Maine Petty Theft and Other Theft Laws

Defining Theft in Maine

Maine criminal statutes define theft as "obtaining or exercising unauthorized control over the property of another with intent to deprive the other person of the property.” (Me. Rev. Stat. Ann. tit. 17A, § 353(1)(A).) In addition to this catch-all definition, Maine statutes identify a number of specific theft offenses, including:

  • theft by unauthorized taking or transfer (e.g. automobile theft) ( § 353.)
  • theft by deception ( § 354.)
  • insurance deception ( § 354A.)
  • theft by extortion ( § 355.)
  • theft of lost or mistakenly delivered property ( § 356-A.)
  • theft of services ( § 357.)
  • receiving stolen property ( § 359.)
  • unauthorized use of property ( § 360.)

Classification of Offenses and Punishment of Theft in Maine

Like most states, Maine classifies theft and theft-related offenses according to the dollar value of the property or services involved in the theft, and other facts related to the theft. A conviction of theft at any level can result in incarceration, as well as the payment of fines. Although each level of theft carries a specific maximum fine, Maine law also provides that a person may have to pay a higher fine in a theft case, so long as that amount is not greater than two times the amount that the offender gained by committing the crime. (Me. Rev. Stat. Ann. tit. 17A § 1301-2.)

Class E Theft. The theft of property valued at $500 or less (other than a firearm or explosive) is a Class E crime under Maine law. (Me. Rev. Stat. Ann. tit. 17A, § 353(1)(A).) This level of theft is commonly known as petty theft. Class E theft carries a sentence of incarceration in a county jail for a period not to exceed six months, plus a fine not to exceed $1,000. ( § 1252(2), 1301-1A.)

Class D Theft. If the value of the stolen property is more than $500, but not more than $1,000, theft is a Class D crime. (Me. Rev. Stat. Ann. tit. 17A §353(1)(B)(5).) For a Class D Crime, the punishment is incarceration for a period of less than one year in a county jail, plus a fine of not more than $2,000. (Me. Rev. Stat. Ann. tit. 17A § 1252(2), § 1301-1A.) Incarceration of more than nine months must be served in the Maine Department of Corrections; otherwise, the sentence must be served in a county jail.

Class C Theft. The theft of property valued at more than $1,000, but less than $10,000, is a Class C crime in Maine. (Me. Rev. Stat. Ann. tit. 17A § 353(1)(B)(4).) A Class C Crime can result in incarceration in the Maine Department of Corrections for a period not to exceed five years, plus a fine of no more than $5,000. ( § 1252(2), § 1301-1A.)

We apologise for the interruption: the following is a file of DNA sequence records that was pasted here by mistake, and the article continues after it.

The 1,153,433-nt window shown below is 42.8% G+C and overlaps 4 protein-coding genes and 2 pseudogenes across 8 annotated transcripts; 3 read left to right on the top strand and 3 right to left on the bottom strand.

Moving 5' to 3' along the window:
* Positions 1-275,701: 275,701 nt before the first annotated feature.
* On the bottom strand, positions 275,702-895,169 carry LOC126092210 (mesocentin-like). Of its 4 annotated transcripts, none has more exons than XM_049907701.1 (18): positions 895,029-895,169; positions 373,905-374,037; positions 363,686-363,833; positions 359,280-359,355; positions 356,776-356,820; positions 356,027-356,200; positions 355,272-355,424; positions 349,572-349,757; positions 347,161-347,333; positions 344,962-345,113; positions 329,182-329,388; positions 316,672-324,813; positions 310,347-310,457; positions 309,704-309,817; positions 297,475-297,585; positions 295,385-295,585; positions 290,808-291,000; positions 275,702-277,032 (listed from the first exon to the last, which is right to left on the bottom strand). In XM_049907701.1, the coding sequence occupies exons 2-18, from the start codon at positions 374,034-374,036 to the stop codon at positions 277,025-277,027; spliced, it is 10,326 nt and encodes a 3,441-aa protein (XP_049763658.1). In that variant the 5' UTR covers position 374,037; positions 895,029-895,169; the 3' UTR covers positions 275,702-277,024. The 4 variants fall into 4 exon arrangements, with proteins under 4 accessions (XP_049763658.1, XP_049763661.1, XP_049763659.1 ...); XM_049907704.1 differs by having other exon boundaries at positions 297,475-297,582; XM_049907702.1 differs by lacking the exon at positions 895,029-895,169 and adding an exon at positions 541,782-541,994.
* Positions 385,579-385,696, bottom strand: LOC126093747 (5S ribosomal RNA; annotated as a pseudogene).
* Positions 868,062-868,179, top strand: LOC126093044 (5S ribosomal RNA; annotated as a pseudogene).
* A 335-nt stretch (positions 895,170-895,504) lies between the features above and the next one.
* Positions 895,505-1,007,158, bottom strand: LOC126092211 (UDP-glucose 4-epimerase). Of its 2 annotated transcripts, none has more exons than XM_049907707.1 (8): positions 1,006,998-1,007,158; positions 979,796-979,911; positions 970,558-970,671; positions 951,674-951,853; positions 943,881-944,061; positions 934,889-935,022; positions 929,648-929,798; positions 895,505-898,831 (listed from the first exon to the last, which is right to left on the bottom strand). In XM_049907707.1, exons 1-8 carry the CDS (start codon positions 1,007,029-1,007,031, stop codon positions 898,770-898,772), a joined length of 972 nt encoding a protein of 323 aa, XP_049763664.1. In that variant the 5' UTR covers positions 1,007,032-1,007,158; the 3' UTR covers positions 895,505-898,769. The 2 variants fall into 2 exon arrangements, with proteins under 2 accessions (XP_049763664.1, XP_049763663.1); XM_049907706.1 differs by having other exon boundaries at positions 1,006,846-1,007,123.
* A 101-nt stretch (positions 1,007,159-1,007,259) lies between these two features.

Class B Theft. If the value of the stolen property is more than $10,000, or if the property stolen is a firearm or an explosive device of any value, or if the offender is armed with a dangerous weapon at the time of the crime, the theft is a Class B offense under Maine law. (Me. Rev. Stat. Ann. tit. § 353(1)(B)(1) to (B)(3).) For a Class B Crime, an offender can receive a sentence of incarceration in the Maine Department of Corrections for a period not to exceed ten years, plus a fine not to exceed $20,000. ( § 1252(2), 1301-1A.)

Civil Penalties for Theft in Maine

In addition to the criminal penalties for theft detailed above, a person who commits shoplifting in the state of Maine may be civilly liable to the store owner for the following damages:

  • the retail price of the merchandise (if the item is not returned in sellable condition), and
  • a civil penalty equal to three times the retail price of the merchandise (but not less than $50 or more than $500). (Me. Rev. Stat. Ann. tit. 14 § 8302.)

Effect of Prior Convictions on Theft Charge

If a person commits what would ordinarily be charged as a Class E theft offense (stealing property valued at $500 or less, for example) but that person has two or more prior convictions for theft-related offenses in Maine or in another jurisdiction, the current offense will be charged as a Class C crime. (Me. Rev. Stat. Ann. tit. 17A § 353(1)(B)(6).)

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